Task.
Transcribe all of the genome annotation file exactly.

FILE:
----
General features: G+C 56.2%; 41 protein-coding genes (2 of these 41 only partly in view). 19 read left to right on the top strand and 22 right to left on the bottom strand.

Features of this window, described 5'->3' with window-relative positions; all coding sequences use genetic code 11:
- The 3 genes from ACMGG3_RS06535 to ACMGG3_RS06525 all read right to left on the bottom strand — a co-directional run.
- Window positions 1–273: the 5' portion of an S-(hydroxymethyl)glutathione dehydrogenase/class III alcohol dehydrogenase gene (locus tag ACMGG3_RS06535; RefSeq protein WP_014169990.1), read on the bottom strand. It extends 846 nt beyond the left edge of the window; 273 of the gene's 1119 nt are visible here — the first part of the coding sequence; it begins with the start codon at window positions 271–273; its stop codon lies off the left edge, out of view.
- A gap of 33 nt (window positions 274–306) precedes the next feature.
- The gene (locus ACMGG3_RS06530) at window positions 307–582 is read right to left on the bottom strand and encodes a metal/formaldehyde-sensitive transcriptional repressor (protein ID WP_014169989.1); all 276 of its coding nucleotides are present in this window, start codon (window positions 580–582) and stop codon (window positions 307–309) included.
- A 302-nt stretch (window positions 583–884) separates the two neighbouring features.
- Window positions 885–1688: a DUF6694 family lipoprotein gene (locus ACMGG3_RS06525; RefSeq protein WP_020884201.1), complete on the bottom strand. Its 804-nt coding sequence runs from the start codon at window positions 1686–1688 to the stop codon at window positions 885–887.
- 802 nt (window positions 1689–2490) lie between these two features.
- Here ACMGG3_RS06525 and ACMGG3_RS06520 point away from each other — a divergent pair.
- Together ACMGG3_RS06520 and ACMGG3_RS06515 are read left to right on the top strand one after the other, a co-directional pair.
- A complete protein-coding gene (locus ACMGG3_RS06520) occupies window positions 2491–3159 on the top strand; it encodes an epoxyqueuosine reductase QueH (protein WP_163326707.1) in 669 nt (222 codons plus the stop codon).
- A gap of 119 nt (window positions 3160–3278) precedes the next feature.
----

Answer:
General features: G+C 56.2%; 41 protein-coding genes (2 of these 41 only partly in view). 19 read left to right on the top strand and 22 right to left on the bottom strand.

Features of this window, described 5'->3' with window-relative positions; all coding sequences use genetic code 11:
- The 3 genes from ACMGG3_RS06535 to ACMGG3_RS06525 all read right to left on the bottom strand — a co-directional run.
- Window positions 1–273: the 5' portion of an S-(hydroxymethyl)glutathione dehydrogenase/class III alcohol dehydrogenase gene (locus tag ACMGG3_RS06535; RefSeq protein WP_014169990.1), read on the bottom strand. It extends 846 nt beyond the left edge of the window; 273 of the gene's 1119 nt are visible here — the first part of the coding sequence; it begins with the start codon at window positions 271–273; its stop codon lies off the left edge, out of view.
- A gap of 33 nt (window positions 274–306) precedes the next feature.
- The gene (locus ACMGG3_RS06530) at window positions 307–582 is read right to left on the bottom strand and encodes a metal/formaldehyde-sensitive transcriptional repressor (protein ID WP_014169989.1); all 276 of its coding nucleotides are present in this window, start codon (window positions 580–582) and stop codon (window positions 307–309) included.
- A 302-nt stretch (window positions 583–884) separates the two neighbouring features.
- Window positions 885–1688: a DUF6694 family lipoprotein gene (locus ACMGG3_RS06525; RefSeq protein WP_020884201.1), complete on the bottom strand. Its 804-nt coding sequence runs from the start codon at window positions 1686–1688 to the stop codon at window positions 885–887.
- 802 nt (window positions 1689–2490) lie between these two features.
- Here ACMGG3_RS06525 and ACMGG3_RS06520 point away from each other — a divergent pair.
- Together ACMGG3_RS06520 and ACMGG3_RS06515 are read left to right on the top strand one after the other, a co-directional pair.
- A complete protein-coding gene (locus ACMGG3_RS06520) occupies window positions 2491–3159 on the top strand; it encodes an epoxyqueuosine reductase QueH (protein WP_163326707.1) in 669 nt (222 codons plus the stop codon).
- A gap of 119 nt (window positions 3160–3278) precedes the next feature.